Saturday, May 15, 2010

Trevor Agnew reports:

Te Tai Tamariki’s new (and very first) premises are on the first floor at 87 Victoria Street, Christchurch. That’s just up from the Christchurch Casino, just down from the Victoria Clock-tower and just above the Children’s Bookshop. (Te Tai Tamariki is not actually linked to any of these, but they help to get visitors oriented.) It’s a collection of oddly-shaped rooms, with an echoing concrete floor. Some enthusiastic members have completed the scrubbing and the carpet will be installed soon. Enlarged vinyl copies of artwork used to publicise recent displays are hanging on the wall – pirates created by Jenny Cooper, Pamela Allen and David Elliott, and lots of rats by Gavin Bishop

On the evening of Wednesday 12th May, a good crowd of well-wishers assembled in these rooms. They were writers, illustrators, book designers, teachers, tutors, librarians, parents, booksellers, children, reading enthusiasts and book lovers, all united in their support of Te Tai Tamariki’s goal of saving the illustrations and manuscripts of our children’s books for posterity. They were also united in enjoying some nice wine and snacks, and in purchasing Te Tai Tamariki calendars and T-shirts. The official welcoming and opening speeches were given by Kim Dovey, chair of the Marketing Events and Promotions committee of Te Tai Tamariki, and Rosemary Bonkowski, chair of the Board of Trustees. Rosemary referred to her recent visit to Seven Stories in Britain (, one of the inspirations for Te Tai Tamariki, and passed on their warning that there are nine busy years ahead of us to get Te Tai Tamariki up-and-running.

As well as Te Tai Tamariki’s hopes and plans for the future (described on our website at we also enjoyed a panel discussion on the 20 finalist books for the New Zealand Post Children’s Book Awards. Adrienne Shapland spoke on picture books, Ben Brown on junior fiction and Julianne Paske on senior fiction. They provided cogent analysis and an appreciation of the merits (and occasional flaws) of the books. Bob Docherty was unwell, so Trevor Agnew introduced the non-fiction books in a totally impromptu and neutral way – he loves them all.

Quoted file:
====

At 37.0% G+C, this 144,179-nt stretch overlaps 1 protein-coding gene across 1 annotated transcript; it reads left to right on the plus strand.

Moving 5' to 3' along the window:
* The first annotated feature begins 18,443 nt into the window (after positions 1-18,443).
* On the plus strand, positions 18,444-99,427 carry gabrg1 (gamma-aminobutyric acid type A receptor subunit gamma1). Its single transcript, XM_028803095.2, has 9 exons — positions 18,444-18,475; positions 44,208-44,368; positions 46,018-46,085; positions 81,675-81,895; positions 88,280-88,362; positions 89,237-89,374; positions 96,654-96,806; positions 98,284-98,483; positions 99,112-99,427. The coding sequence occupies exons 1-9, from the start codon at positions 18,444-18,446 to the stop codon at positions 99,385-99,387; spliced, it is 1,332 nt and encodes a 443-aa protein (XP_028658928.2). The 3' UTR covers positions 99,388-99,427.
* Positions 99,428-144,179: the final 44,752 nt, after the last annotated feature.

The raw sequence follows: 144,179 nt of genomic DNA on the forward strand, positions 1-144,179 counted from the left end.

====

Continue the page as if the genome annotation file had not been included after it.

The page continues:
The audience vote was interesting. Their picks for prize-winners were:

Picture book: Old Hu-hu, Kyle Mewburn, illustrated by Rachel Driscoll
Junior Fiction: Cry of the Taniwha, Des Hunt
Senior Fiction: The Crossing, Mandy Hager
Non-fiction: Dear Alison, Dudley Muff, edited by Simon Pollard
Children’s Choice: The Wonky Donkey, Craig Smith, illustrated by Katz Cowley
Honour Award: The Word Witch: The Magical verse of Margaret Mahy, illustrated by David Elliott, edited by Tessa Duder

There might have been a Canterbury bias there. What’s your pick? The real answer will be given on Wed 19th May, when the NZ Post Children’s Book Awards winners are announced.

Meanwhile, why not plan a discussion panel in your own district ready for next year’s awards?

Keep an eye out for the various Te Tai Tamariki exhibitions of original book art. Several are on display around the nation:
Wairua: Maori Spirituality in New Zealand Children’s Books, Canterbury Museum, Christchurch, to 20 June 2020.
Off the Page, Whakatane Museum and Gallery, 14 June-15 August 2010.
Off the Page, Ashburton Art Gallery, 6 Nov- 6 Dec 2010.
A New Page, COCA Gallery, Christchurch, 10 Aug – 6 Sep 2010.
ICONS: Five Iconographic NZ Children’s Books, Millennium Gallery, Blenheim, 4 Feb – 13 Mar 2011.

 Any queries about Te Tai Tamariki (or requests to buy t-shirts and calendars) can be sent to Mary Sangster, the secretary, at

Te Tai Tamararik website.

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